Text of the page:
Unfortunately, I am still in NADL. I just saw the 20% drop a minute ago. I thought this was going to go the slow bleed route a la SDRL and SDLP which is why I said it was premature to average down, especially with nothing new reported. Although in retrospect, it does show that dollar cost averaging is a sure way to lose money if you don't know where the bottom is. I am reminded of that big investor, Joe Lewis who kept buying Bear Stearns from $100 all the way down to $10. Never heard what happened to him.
If this does go to $2, it doesn't mean that stepping in to buy is going to be any easier of a decision at that point since if it drops to $2, it will probably be due to some announcement. I still have not sold SDLP yet even though it is on my tax-loss list and seems to be in better shape than both SDRL and NADL in that they just raised their divy. As I said earlier, SDLP may just be getting hit because of its association with SDRL, which you think the market may recognize eventually.
Still in Aapl and since that is in my wife's account, she probably won't sell it.
the street dot #$%$ has NRZ as a sell because (and I quote), "it reported significant earnings per share improvement in the most recent quarter," "net income growth has significantly exceeded that of the S&P," 'the gross profit margin is very high." The algos that trade the headlines might knock it down a bit and create a nice buying opportunity heading into the next divy announcement.
Noticed that the street has one of their stupid headlines listing NRZ as a stock to sell (they did this with WMC before). Anyone who has ever bothered to read any of these reports knows that the writers usually don't know what they are talking about (the piece on WMC showed positive fundamentals, yet the stock was still a sell in their opinion). This might produce a decline in NRZ and a buying opportunity. NRZ has had a pattern of declaring a special dividend every other quarter, so they might have one for Q4, which should be announced in early Dec. They also had some post-Q3 gains that will be reflected in Q4 earnings (the news is already out on those gains, but the algos that trade will pick up the positive news when the Q4 earnings are announced in early 2015. Also, Leon Cooperman has bought a large block of shares.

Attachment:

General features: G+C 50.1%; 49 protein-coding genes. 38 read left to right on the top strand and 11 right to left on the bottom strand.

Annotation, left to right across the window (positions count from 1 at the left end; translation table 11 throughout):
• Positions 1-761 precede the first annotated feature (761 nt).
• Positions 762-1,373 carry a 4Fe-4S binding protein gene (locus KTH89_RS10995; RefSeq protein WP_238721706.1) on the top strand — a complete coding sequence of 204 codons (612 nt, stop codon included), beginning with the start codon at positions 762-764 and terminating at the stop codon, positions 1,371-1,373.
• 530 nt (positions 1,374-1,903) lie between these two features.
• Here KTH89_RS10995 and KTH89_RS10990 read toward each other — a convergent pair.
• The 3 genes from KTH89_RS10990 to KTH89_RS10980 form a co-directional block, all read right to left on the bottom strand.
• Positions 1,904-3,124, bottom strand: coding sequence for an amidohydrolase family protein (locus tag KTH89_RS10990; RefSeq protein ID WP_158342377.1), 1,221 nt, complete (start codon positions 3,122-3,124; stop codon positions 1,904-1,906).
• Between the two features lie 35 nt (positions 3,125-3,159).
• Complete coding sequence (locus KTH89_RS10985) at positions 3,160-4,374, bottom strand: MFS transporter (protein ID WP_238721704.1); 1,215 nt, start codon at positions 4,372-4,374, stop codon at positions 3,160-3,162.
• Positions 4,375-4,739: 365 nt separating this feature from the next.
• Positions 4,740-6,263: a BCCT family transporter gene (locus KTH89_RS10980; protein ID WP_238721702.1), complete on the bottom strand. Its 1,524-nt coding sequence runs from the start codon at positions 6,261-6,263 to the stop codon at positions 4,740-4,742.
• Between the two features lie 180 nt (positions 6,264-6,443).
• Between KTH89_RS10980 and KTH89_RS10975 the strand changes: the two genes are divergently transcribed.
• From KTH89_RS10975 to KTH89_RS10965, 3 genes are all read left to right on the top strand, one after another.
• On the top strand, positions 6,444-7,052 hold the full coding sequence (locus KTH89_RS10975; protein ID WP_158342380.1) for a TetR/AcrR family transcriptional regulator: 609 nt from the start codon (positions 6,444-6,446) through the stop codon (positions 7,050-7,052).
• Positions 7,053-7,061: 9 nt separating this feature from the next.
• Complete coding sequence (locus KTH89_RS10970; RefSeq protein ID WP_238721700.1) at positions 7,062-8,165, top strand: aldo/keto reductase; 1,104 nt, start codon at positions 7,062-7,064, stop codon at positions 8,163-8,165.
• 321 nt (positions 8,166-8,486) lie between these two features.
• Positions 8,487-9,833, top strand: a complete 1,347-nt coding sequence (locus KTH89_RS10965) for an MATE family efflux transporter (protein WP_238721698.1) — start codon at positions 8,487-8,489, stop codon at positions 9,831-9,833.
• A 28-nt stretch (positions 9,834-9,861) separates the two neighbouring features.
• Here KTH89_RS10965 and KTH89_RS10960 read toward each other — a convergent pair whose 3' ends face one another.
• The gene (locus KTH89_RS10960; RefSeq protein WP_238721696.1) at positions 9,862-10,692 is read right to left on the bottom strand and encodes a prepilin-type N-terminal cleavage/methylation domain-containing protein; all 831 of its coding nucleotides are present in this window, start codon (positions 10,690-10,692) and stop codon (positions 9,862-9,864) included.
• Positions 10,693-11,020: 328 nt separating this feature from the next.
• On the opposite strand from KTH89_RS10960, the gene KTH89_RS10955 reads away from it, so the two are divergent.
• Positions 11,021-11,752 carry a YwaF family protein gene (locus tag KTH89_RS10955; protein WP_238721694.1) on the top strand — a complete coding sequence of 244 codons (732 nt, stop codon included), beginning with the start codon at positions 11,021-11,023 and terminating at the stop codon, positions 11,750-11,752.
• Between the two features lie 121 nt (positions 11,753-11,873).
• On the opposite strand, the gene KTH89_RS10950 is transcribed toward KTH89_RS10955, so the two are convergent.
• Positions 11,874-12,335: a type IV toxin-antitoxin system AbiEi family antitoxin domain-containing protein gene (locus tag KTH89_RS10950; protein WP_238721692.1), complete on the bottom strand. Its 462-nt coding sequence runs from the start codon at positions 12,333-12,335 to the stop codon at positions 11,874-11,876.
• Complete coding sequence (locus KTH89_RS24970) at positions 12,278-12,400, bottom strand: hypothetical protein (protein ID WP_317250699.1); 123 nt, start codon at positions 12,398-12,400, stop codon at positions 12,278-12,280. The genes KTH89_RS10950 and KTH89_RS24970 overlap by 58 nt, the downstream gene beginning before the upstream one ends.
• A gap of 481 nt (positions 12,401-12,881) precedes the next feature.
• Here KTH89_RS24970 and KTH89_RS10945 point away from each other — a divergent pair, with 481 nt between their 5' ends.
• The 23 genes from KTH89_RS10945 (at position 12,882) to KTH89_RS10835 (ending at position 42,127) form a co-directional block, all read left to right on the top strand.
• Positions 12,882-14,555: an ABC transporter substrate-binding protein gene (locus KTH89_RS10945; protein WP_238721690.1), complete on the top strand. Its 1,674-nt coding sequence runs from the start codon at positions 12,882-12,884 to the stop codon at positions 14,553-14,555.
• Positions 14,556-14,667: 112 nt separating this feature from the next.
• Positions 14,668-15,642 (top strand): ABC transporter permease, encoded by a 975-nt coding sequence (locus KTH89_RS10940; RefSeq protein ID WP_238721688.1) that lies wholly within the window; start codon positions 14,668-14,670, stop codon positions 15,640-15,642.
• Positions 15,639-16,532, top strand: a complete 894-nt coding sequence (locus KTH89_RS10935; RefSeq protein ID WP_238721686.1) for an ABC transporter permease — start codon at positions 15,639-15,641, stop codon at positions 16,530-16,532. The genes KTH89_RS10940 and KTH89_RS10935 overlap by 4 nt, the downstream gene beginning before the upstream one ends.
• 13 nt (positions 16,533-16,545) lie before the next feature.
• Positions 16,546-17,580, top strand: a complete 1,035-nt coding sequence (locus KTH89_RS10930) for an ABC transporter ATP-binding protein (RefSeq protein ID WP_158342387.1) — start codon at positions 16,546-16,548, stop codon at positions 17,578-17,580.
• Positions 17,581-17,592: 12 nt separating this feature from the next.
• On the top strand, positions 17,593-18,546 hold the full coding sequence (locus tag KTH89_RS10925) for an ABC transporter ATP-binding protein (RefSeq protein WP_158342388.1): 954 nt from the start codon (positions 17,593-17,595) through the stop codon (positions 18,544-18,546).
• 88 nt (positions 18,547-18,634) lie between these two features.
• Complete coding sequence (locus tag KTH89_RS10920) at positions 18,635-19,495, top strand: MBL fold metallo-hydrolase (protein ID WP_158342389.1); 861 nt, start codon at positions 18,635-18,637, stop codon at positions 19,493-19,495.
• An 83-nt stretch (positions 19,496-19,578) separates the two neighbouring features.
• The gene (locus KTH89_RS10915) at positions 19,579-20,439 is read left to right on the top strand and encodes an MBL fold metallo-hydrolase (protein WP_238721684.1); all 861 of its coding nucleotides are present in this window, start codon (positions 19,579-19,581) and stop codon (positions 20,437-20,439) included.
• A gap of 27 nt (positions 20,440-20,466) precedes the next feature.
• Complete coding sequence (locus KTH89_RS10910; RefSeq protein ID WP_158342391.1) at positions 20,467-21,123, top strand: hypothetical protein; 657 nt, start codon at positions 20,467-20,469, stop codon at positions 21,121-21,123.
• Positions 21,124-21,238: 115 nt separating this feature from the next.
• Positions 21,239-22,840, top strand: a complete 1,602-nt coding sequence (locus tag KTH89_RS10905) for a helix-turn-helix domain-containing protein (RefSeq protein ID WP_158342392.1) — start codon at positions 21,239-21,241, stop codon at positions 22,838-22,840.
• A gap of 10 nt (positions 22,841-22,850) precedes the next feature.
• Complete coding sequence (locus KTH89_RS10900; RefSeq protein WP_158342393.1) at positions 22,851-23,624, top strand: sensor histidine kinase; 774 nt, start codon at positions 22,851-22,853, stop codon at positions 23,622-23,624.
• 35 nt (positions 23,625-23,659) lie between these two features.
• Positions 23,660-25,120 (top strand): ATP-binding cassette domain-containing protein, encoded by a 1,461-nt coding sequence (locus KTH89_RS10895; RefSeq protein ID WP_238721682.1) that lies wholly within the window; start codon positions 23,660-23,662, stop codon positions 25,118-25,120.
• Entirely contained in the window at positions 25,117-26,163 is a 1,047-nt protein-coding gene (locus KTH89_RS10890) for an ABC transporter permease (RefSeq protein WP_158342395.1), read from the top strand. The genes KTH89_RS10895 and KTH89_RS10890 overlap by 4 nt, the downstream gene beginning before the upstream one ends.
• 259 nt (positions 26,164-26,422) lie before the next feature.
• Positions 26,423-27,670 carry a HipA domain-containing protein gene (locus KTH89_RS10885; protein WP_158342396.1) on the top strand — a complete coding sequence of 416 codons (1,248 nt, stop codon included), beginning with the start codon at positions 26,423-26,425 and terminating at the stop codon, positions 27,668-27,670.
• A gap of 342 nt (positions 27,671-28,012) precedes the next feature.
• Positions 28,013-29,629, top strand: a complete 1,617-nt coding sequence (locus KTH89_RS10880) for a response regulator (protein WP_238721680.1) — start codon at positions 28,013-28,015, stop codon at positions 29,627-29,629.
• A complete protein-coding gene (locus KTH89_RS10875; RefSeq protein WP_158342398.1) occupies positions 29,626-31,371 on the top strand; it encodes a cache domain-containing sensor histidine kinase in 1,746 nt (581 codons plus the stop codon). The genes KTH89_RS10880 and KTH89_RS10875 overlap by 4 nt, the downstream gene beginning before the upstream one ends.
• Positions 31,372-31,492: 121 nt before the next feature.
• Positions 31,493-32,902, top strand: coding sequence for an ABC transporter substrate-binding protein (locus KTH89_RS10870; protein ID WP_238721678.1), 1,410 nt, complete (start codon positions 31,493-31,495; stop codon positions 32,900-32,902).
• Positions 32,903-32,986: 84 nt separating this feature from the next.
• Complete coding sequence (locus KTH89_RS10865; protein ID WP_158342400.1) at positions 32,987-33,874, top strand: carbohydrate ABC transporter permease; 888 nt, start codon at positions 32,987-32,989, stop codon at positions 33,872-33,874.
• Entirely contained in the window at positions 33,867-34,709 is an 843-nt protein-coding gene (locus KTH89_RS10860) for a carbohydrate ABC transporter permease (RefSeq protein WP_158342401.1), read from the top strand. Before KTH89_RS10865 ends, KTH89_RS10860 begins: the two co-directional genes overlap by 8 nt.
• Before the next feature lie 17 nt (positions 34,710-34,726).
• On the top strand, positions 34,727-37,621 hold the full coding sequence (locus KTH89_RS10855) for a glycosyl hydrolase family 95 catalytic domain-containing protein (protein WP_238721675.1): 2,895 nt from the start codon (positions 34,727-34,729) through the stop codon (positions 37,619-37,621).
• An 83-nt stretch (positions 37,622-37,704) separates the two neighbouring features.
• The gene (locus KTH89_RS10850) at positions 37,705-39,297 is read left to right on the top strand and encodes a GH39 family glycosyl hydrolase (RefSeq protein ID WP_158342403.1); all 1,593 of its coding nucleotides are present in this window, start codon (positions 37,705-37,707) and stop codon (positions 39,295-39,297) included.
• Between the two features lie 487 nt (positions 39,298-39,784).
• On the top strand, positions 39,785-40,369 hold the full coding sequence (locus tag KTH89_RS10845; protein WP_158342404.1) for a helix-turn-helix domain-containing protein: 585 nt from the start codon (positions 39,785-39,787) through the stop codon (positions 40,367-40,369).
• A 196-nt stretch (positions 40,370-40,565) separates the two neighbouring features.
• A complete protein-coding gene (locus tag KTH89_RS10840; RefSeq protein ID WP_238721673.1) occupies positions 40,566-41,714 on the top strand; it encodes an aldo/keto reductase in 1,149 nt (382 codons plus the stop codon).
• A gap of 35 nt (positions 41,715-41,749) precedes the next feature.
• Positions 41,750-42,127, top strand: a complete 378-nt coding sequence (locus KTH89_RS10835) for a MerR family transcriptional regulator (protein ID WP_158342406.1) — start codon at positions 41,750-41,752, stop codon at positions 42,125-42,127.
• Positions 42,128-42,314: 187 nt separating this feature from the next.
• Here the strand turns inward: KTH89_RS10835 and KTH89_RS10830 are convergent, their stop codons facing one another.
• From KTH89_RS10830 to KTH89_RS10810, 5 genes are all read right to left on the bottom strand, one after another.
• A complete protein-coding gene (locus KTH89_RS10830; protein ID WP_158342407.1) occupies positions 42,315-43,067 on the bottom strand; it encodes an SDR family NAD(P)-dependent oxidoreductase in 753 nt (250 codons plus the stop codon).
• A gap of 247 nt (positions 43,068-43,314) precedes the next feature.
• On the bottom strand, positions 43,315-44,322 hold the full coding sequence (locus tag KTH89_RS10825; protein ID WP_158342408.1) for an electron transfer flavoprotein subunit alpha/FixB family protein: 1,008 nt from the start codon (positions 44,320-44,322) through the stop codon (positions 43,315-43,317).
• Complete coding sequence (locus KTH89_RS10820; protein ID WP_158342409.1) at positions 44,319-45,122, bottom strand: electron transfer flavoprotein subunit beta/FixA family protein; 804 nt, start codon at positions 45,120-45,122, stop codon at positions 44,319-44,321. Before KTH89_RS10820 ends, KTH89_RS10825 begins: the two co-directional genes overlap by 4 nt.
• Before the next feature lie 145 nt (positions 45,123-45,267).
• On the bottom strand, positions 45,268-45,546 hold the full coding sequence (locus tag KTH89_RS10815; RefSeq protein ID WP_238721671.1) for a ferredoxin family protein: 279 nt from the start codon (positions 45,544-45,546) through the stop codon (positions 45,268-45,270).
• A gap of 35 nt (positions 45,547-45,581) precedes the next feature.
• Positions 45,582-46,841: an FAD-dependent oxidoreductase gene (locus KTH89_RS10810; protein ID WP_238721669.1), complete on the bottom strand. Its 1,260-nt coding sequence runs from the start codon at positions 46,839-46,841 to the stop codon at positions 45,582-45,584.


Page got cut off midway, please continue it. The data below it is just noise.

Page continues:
Gambler, I think it is just profit taking or typical option expiration week activity. There is some speculation that Yahoo may announce their plan soon, but I think they will wait until they report in Jan which should be AFTER the January options expiration. That means one has to buy Feb options if one wants to be sure to catch the spin-off announcement. I think mgmt is also waiting because as long as the plan is still to be announced, the raiders won't be able to criticize it and mount a proxy battle. There have been lots of articles on how much Yahoo could be worth with some figures over $70.
Despite what seems like a sure thing, I am not going to be betting the farm on this, as whenever I think I have found a "bet the farm" stock, something always goes wrong. I am going to stick with using options. As for BABA, the stock (not the business) reminds me of GOOG when it first came public.
Grgsvll, many posts were doing the same thing on other message boards. The S.A. article points out that their oil production is declining. The hedges will help out this quarter, but this is a lost cause. It is due to catch up with the other trusts (SDT SDR and PER) in the rate of decline. Because CHKR didn't really run up into the distribution announcement, I didn't play the puts this quarter. These trusts are difficult to short because the shares are hard to borrow. Since we are getting into tax-loss selling time, there should be added selling in these shares. As I stated before, this should go to $7 or below. Come March, they will no doubt show more deterioration in their PV-10 and CHK will probably mark-down their value of the subordinate shares that they hold to under $6. When CHK finally unloads those shares, a bomb is going to go off and holders are going to wonder what hit them.